The other group were told that they were on the waitlist for the meditation series.
The results included:
"When people initiated a practice of LKM, they enjoyed payoffs both immediately, in terms of self-generated positive emotions, and over time, in terms of increased resources and overall well-being. Meditators even experienced enhanced positive emotions in ordinary life situations, especially those involving other people. This substantiates the claim that this type of meditation changes the way people approach life."
The researchers did a follow-up study with the subjects from the study mentioned above 15 months after the initial study ended. They found that:
many people kept up daily meditation, some adopted another form of meditation such as prayer or self-reflection instead of, or in addition to, LKM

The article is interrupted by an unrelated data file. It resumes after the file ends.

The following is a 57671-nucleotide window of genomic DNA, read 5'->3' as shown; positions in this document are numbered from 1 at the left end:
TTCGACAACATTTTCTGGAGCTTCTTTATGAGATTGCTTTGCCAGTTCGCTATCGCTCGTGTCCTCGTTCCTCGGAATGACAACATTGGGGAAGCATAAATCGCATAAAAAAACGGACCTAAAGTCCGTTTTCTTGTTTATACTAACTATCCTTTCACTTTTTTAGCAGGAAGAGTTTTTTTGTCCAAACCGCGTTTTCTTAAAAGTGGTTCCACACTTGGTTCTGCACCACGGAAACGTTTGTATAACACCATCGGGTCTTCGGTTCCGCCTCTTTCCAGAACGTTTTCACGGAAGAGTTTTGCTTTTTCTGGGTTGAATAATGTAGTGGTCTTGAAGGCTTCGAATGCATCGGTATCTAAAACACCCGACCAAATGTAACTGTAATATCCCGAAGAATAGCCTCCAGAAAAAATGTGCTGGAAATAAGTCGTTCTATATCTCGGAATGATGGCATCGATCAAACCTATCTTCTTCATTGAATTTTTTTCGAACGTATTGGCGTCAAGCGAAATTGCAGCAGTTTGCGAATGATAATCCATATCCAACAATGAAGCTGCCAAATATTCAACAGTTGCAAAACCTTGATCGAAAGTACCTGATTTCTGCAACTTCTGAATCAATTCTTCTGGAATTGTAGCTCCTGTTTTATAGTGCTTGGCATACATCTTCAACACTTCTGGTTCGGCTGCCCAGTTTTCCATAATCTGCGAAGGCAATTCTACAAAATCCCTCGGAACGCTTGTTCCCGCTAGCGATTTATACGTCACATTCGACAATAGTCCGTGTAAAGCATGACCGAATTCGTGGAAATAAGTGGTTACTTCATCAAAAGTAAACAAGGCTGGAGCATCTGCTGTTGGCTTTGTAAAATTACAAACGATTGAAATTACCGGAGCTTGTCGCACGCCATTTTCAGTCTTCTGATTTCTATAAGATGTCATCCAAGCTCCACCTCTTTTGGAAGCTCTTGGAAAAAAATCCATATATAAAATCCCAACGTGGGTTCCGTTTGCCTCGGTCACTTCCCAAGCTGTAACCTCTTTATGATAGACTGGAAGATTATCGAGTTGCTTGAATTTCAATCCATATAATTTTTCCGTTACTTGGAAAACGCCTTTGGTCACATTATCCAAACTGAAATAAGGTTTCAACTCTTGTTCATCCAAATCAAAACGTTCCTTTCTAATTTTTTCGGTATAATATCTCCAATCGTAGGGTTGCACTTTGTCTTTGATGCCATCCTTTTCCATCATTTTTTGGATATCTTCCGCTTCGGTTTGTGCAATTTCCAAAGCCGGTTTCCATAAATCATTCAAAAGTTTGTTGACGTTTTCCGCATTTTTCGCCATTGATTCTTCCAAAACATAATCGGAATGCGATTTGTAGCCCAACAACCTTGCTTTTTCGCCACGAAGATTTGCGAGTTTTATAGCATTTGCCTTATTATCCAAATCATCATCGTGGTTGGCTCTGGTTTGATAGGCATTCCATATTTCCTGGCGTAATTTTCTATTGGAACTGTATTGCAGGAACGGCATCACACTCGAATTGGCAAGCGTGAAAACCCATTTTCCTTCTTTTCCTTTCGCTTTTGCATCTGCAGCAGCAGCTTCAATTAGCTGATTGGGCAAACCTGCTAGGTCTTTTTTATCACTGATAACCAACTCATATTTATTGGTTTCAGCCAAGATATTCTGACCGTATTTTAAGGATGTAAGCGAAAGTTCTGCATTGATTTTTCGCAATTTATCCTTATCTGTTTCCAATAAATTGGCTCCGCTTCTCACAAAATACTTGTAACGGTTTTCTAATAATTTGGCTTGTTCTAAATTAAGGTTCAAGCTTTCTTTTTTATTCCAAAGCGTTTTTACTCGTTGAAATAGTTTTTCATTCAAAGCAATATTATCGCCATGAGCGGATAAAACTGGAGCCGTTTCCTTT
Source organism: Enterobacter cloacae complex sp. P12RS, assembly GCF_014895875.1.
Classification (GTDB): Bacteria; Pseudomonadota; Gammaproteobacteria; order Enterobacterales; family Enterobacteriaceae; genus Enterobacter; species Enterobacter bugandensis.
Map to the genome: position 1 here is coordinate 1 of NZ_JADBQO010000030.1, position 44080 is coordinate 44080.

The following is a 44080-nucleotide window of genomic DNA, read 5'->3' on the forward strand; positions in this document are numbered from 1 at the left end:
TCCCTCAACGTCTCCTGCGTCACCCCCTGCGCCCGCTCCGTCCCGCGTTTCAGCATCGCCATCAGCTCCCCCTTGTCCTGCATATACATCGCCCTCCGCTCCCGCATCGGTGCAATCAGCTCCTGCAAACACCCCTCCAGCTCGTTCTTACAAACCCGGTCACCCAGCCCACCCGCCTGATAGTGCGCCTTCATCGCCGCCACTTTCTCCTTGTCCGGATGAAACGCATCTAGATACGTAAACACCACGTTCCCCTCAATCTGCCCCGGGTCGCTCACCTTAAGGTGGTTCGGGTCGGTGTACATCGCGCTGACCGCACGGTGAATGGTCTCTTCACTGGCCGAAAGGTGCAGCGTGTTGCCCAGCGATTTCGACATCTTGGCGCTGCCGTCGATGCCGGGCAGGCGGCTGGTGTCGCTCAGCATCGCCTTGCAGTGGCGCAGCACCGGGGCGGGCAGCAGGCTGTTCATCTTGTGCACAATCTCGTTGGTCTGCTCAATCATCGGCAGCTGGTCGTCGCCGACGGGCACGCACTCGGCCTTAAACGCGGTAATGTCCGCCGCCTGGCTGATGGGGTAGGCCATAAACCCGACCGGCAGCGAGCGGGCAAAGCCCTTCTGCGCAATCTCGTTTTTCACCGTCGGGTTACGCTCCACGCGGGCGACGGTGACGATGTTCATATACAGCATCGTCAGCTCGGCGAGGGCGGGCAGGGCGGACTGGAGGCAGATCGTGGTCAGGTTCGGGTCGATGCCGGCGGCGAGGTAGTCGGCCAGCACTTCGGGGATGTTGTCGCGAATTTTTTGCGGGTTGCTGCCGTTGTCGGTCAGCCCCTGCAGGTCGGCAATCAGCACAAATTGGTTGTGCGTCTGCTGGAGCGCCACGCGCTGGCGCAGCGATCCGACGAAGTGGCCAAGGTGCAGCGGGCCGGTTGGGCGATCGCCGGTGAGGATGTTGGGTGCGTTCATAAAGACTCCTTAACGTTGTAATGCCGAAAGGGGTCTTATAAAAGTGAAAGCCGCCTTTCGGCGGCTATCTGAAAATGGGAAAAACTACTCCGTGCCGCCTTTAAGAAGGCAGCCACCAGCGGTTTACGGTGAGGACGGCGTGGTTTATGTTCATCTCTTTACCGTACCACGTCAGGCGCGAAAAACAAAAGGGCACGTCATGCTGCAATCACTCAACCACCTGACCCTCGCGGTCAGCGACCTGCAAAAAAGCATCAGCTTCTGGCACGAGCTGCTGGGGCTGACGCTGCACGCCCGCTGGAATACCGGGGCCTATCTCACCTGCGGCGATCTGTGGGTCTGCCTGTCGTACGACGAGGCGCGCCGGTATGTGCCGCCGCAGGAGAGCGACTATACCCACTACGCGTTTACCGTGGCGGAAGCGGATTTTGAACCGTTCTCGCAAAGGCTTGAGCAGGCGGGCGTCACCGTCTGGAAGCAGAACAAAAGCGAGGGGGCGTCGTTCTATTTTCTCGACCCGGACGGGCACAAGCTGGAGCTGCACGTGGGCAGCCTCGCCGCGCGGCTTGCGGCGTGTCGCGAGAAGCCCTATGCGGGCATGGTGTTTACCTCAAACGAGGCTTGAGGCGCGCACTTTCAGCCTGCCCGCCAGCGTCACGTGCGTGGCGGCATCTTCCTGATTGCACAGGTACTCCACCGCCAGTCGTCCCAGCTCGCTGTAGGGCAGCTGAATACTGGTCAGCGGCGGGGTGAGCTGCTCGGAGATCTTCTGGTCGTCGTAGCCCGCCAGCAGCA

the people who kept meditating reported more positive emotions than those who stopped or had been in the non-meditation control group
A study project using 40 subjects who had chronic back pain put half of the subjects into a meditation group for 8 weeks. During that time period, subjects attended weekly meditation classes and were asked to perform the Loving Kindness meditation at home daily for 10 to 30 minutes. The participants completed daily diaries, questionnaires at the beginning and end of the project, and an additional questionnaire 3 months post project. The control half adhered to traditional treatment for their back pain.
The researchers chose to test the meditation's impact on pain since there is evidence that some chronic back pain is connected to harbored emotional pain, especially anger and resentment.